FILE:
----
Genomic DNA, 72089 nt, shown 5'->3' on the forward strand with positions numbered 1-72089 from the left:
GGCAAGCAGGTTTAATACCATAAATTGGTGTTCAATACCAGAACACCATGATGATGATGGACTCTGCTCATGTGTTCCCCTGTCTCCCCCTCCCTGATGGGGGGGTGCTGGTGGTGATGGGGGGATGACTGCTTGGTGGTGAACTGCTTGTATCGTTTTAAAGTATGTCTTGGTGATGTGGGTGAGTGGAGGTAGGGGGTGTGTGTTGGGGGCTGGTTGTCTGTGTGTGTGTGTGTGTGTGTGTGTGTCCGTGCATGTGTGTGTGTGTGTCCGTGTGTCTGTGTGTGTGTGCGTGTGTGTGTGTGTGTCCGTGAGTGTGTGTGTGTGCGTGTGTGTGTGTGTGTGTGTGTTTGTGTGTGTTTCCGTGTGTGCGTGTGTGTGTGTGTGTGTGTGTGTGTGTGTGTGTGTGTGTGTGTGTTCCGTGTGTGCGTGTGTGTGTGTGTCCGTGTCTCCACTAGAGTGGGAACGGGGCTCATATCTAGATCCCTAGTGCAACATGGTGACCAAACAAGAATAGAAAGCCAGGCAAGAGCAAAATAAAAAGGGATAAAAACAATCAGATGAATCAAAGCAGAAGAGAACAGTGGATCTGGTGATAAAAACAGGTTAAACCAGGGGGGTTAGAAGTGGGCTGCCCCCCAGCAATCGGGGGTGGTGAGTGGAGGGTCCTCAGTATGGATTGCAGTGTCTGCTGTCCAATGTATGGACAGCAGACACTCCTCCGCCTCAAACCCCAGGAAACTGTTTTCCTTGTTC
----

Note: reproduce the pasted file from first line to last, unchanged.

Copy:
Genomic DNA, 72089 nt, shown 5'->3' on the forward strand with positions numbered 1-72089 from the left:
GGCAAGCAGGTTTAATACCATAAATTGGTGTTCAATACCAGAACACCATGATGATGATGGACTCTGCTCATGTGTTCCCCTGTCTCCCCCTCCCTGATGGGGGGGTGCTGGTGGTGATGGGGGGATGACTGCTTGGTGGTGAACTGCTTGTATCGTTTTAAAGTATGTCTTGGTGATGTGGGTGAGTGGAGGTAGGGGGTGTGTGTTGGGGGCTGGTTGTCTGTGTGTGTGTGTGTGTGTGTGTGTGTCCGTGCATGTGTGTGTGTGTGTCCGTGTGTCTGTGTGTGTGTGCGTGTGTGTGTGTGTGTCCGTGAGTGTGTGTGTGTGCGTGTGTGTGTGTGTGTGTGTGTTTGTGTGTGTTTCCGTGTGTGCGTGTGTGTGTGTGTGTGTGTGTGTGTGTGTGTGTGTGTGTGTGTGTTCCGTGTGTGCGTGTGTGTGTGTGTCCGTGTCTCCACTAGAGTGGGAACGGGGCTCATATCTAGATCCCTAGTGCAACATGGTGACCAAACAAGAATAGAAAGCCAGGCAAGAGCAAAATAAAAAGGGATAAAAACAATCAGATGAATCAAAGCAGAAGAGAACAGTGGATCTGGTGATAAAAACAGGTTAAACCAGGGGGGTTAGAAGTGGGCTGCCCCCCAGCAATCGGGGGTGGTGAGTGGAGGGTCCTCAGTATGGATTGCAGTGTCTGCTGTCCAATGTATGGACAGCAGACACTCCTCCGCCTCAAACCCCAGGAAACTGTTTTCCTTGTTC